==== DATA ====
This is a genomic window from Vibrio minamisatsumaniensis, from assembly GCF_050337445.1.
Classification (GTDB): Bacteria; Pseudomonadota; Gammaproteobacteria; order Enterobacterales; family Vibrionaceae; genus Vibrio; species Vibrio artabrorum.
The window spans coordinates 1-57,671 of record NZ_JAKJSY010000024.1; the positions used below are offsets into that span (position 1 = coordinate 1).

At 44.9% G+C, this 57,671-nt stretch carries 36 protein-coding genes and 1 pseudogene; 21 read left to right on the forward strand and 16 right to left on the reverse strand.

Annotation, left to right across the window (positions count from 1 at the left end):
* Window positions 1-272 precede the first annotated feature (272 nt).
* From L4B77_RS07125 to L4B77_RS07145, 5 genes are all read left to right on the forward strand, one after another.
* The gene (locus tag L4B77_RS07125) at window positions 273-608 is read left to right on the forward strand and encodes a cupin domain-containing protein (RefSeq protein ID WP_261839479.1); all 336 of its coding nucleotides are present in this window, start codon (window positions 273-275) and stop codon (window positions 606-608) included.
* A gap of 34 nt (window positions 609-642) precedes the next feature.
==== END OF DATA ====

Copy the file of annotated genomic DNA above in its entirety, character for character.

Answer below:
This is a genomic window from Vibrio minamisatsumaniensis, from assembly GCF_050337445.1.
Classification (GTDB): Bacteria; Pseudomonadota; Gammaproteobacteria; order Enterobacterales; family Vibrionaceae; genus Vibrio; species Vibrio artabrorum.
The window spans coordinates 1-57,671 of record NZ_JAKJSY010000024.1; the positions used below are offsets into that span (position 1 = coordinate 1).

At 44.9% G+C, this 57,671-nt stretch carries 36 protein-coding genes and 1 pseudogene; 21 read left to right on the forward strand and 16 right to left on the reverse strand.

Annotation, left to right across the window (positions count from 1 at the left end):
* Window positions 1-272 precede the first annotated feature (272 nt).
* From L4B77_RS07125 to L4B77_RS07145, 5 genes are all read left to right on the forward strand, one after another.
* The gene (locus tag L4B77_RS07125) at window positions 273-608 is read left to right on the forward strand and encodes a cupin domain-containing protein (RefSeq protein ID WP_261839479.1); all 336 of its coding nucleotides are present in this window, start codon (window positions 273-275) and stop codon (window positions 606-608) included.
* A gap of 34 nt (window positions 609-642) precedes the next feature.